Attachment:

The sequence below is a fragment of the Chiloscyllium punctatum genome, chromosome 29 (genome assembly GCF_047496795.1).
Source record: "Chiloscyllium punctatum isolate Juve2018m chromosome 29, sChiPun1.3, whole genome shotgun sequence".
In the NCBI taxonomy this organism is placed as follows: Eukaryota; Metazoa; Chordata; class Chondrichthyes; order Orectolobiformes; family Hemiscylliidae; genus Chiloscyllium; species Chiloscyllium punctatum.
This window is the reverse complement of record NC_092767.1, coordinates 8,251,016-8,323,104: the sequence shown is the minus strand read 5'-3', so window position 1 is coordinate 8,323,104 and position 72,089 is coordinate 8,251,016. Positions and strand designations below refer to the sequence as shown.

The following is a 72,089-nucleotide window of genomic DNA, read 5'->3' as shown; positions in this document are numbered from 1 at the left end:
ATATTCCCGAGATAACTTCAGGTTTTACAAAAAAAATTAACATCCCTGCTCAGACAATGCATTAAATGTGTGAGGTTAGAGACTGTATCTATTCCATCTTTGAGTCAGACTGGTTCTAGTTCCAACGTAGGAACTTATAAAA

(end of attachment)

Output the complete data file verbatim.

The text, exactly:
The sequence below is a fragment of the Chiloscyllium punctatum genome, chromosome 29 (genome assembly GCF_047496795.1).
Source record: "Chiloscyllium punctatum isolate Juve2018m chromosome 29, sChiPun1.3, whole genome shotgun sequence".
In the NCBI taxonomy this organism is placed as follows: Eukaryota; Metazoa; Chordata; class Chondrichthyes; order Orectolobiformes; family Hemiscylliidae; genus Chiloscyllium; species Chiloscyllium punctatum.
This window is the reverse complement of record NC_092767.1, coordinates 8,251,016-8,323,104: the sequence shown is the minus strand read 5'-3', so window position 1 is coordinate 8,323,104 and position 72,089 is coordinate 8,251,016. Positions and strand designations below refer to the sequence as shown.

The following is a 72,089-nucleotide window of genomic DNA, read 5'->3' as shown; positions in this document are numbered from 1 at the left end:
ATATTCCCGAGATAACTTCAGGTTTTACAAAAAAAATTAACATCCCTGCTCAGACAATGCATTAAATGTGTGAGGTTAGAGACTGTATCTATTCCATCTTTGAGTCAGACTGGTTCTAGTTCCAACGTAGGAACTTATAAAA